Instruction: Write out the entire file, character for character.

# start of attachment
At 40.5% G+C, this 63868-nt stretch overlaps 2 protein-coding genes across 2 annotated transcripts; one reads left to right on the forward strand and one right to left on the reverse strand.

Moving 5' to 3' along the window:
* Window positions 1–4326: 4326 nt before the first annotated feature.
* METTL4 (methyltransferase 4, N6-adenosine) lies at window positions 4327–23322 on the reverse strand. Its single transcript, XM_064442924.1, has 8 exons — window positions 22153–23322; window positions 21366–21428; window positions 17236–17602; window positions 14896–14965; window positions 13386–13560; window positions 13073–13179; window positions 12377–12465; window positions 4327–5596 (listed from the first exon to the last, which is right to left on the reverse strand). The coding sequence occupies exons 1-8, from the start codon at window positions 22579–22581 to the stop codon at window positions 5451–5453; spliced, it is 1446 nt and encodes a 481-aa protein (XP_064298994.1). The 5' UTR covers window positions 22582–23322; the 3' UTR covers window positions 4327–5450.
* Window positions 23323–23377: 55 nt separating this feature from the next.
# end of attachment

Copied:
At 40.5% G+C, this 63868-nt stretch overlaps 2 protein-coding genes across 2 annotated transcripts; one reads left to right on the forward strand and one right to left on the reverse strand.

Moving 5' to 3' along the window:
* Window positions 1–4326: 4326 nt before the first annotated feature.
* METTL4 (methyltransferase 4, N6-adenosine) lies at window positions 4327–23322 on the reverse strand. Its single transcript, XM_064442924.1, has 8 exons — window positions 22153–23322; window positions 21366–21428; window positions 17236–17602; window positions 14896–14965; window positions 13386–13560; window positions 13073–13179; window positions 12377–12465; window positions 4327–5596 (listed from the first exon to the last, which is right to left on the reverse strand). The coding sequence occupies exons 1-8, from the start codon at window positions 22579–22581 to the stop codon at window positions 5451–5453; spliced, it is 1446 nt and encodes a 481-aa protein (XP_064298994.1). The 5' UTR covers window positions 22582–23322; the 3' UTR covers window positions 4327–5450.
* Window positions 23323–23377: 55 nt separating this feature from the next.